Starting with family devotions in 1 Peter this morning, the first paragraph was full of blessing. To paraphrase:
'To God's hand-picked strangers of the world, scattered just the way He planned and obedient to Jesus: Grace and Peace are yours for the taking, as much as you can handle!'
Right after that there was a knock at our gate, and Pastor Pompee arrived. My boy stood to answer, moving slow as molasses, not yet awake for the day.
"Hurry Boy! God's ELECT is standing at the door!" I yelled. It was enough to put a bounce in his step. :)
It breathes hope to me now, even today, to read this Scripture, but imagine how it felt to be those scattered, anxious, persecuted, sojourning "Little Christs", living in hostile lands, never knowing when they might be hunting you down. Then one night by the candlelight, when you gather together against all odds in the name of the Lord, someone stands and whispers, "We have a new letter here from our brother Peter..." Fresh words inspired by the Holy Spirit rain down and seep into the cracks of your parched soul, giving you exactly what your spirit needs to persevere and keep hope alive. Armed with His conquering, you strive out once more into the world to share Jesus, a love and a peace that passes all understanding. You serve it up to those who come after you, and those who come after them. Over 2000 years later, there is still Hope enough for me to read, to pass on to my own children, and a little Haitian girl...
How important it is to take the time to encourage one another each day. It should be marked on our calendars over and above every other to-do today.
Saturday, October 26, 2013
This woman looks upset at me, but she's really just tired. These ladies carry their goods around all day trying to sell, usually with loads that can vary from 50-100 lbs, depending on the fruit or vegetable. I've often wondered how Paul and some of the early missionaries found it convenient to share the Gospel in the markets. There is so much noise and activity and busy-ness going on. Vendors yell out their prices and feisty customers haggle and stomp about as if they're being robbed at gunpoint if the price isn't just right. I don't usually go with Kari into the throws of these markets. I'm normally waiting for her on the street or running a more 'manly' errand like buying nails or propane. When I do decide to tag along, all the momma's see this sucker coming and they give me their sweet momma smiles. They tell me their woes and I'd buy just about anything. Kari is much more savvy. She doesn't fall for it and can negotiate with the best of them. I cave in and decide we must certainly need some extra black beans and onions...She says it's very difficult to market with me. :)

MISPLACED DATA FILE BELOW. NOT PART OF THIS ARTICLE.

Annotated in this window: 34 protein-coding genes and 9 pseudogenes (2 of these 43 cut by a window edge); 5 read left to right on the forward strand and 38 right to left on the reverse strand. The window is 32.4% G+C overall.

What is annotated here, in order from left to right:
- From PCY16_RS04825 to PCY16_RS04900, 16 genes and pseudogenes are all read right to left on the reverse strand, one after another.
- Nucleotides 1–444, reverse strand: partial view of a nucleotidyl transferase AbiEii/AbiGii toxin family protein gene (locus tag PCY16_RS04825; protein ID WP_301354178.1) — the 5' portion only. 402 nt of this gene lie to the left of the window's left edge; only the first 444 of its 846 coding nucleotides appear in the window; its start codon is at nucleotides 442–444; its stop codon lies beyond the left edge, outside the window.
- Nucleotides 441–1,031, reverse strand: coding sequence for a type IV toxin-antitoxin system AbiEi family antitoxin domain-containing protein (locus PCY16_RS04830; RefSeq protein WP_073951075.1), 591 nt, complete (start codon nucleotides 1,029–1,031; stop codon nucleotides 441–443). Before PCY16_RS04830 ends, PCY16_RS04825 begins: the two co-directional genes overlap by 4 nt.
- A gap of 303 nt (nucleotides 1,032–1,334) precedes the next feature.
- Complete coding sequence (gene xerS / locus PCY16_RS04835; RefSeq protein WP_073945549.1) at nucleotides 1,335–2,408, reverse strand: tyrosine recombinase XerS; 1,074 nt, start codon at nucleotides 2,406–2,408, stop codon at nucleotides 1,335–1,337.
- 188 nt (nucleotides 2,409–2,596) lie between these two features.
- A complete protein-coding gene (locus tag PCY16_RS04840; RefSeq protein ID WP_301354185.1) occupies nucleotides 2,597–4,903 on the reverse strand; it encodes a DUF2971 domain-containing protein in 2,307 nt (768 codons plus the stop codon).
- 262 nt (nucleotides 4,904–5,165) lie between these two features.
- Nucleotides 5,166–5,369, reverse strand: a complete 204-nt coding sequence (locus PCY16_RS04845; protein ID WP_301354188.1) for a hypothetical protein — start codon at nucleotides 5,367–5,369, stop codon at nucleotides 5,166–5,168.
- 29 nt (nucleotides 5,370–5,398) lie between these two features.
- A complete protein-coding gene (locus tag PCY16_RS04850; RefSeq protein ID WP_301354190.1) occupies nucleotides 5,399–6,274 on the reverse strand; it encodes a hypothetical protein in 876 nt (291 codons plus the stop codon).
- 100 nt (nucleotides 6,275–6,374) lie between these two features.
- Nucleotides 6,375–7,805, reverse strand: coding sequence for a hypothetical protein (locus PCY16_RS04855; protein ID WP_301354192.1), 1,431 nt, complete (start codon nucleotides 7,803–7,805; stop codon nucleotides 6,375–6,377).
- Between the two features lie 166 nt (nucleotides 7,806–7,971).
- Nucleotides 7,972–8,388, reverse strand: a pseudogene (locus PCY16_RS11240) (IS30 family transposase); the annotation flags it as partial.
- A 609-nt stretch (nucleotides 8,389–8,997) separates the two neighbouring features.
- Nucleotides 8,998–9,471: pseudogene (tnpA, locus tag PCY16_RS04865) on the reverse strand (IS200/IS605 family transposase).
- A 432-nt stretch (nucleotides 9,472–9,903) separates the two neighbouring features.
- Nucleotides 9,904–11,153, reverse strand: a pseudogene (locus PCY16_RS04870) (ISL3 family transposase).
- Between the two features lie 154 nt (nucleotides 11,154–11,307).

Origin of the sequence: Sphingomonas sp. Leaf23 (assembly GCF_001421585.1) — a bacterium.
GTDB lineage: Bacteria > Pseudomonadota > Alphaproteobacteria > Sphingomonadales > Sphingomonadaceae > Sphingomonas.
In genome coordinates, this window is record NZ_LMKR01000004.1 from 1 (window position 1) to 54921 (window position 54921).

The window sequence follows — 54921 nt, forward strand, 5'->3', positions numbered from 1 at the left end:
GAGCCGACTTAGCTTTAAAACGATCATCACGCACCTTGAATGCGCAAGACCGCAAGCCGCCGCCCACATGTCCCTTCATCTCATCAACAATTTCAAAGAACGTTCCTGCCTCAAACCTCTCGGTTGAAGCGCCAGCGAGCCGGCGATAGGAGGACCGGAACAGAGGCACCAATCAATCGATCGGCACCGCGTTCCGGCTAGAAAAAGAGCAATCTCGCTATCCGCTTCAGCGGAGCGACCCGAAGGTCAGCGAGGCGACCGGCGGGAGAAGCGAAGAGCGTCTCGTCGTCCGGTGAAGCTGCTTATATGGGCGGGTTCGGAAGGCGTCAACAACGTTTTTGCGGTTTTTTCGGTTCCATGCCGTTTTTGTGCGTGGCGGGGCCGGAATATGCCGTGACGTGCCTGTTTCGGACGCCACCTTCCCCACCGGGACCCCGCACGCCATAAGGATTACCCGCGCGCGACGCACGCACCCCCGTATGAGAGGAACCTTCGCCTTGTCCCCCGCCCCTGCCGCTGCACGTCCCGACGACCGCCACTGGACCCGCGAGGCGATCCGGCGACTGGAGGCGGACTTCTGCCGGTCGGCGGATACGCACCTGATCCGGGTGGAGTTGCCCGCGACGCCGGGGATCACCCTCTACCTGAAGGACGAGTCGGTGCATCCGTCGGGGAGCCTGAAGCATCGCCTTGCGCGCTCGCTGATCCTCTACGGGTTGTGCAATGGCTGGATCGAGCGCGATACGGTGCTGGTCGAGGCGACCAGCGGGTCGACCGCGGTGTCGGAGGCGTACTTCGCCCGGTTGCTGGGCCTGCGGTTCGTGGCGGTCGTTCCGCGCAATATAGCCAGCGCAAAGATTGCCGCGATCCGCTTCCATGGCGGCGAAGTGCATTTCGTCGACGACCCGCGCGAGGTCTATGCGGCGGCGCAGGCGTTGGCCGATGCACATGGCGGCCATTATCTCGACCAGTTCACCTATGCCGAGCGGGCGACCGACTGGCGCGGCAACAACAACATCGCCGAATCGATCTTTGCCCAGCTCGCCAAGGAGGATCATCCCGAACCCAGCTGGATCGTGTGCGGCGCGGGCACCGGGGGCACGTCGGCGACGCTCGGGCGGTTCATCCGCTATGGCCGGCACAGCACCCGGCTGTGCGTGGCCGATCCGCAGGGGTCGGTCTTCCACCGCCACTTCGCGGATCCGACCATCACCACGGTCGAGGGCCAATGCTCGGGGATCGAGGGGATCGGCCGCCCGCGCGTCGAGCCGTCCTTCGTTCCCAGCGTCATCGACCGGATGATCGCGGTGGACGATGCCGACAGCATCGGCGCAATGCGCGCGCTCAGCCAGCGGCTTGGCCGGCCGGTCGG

Tuesday, October 8, 2013
I have also have the freedom to teach my 13 year old how to drive.
I can plant a tree anywhere, dig a ditch anywhere, so long as my neighbor is good with it. I can baptize down in the local river. I can take a shower, outside. I can stake my daughter's horse, and two goats, anywhere.
There is a monument to Jesus Christ, dying on a HUGE cross, at the largest intersection of the biggest city in the south. EVERYONE who enters this city must drive around Jesus.
This is Haiti.
Yet, in America, we shut down War Memorials for veterans, National Parks and a school in Ohio must pay a $95,000 fine for a picture of Jesus on the wall....
Are you kidding me, America? Could we not find a better way to spend that money, as our entire government acts like toddlers? Where is our freedom?
At what point do we stand up and say NO?
When do Americans start acting like Americans again?
This is a lullaby. There is no time to sleep.
I see old, great-grandpas, war veterans, and truckers willing to jam up DC in standing up for their country. But where are the rest of you?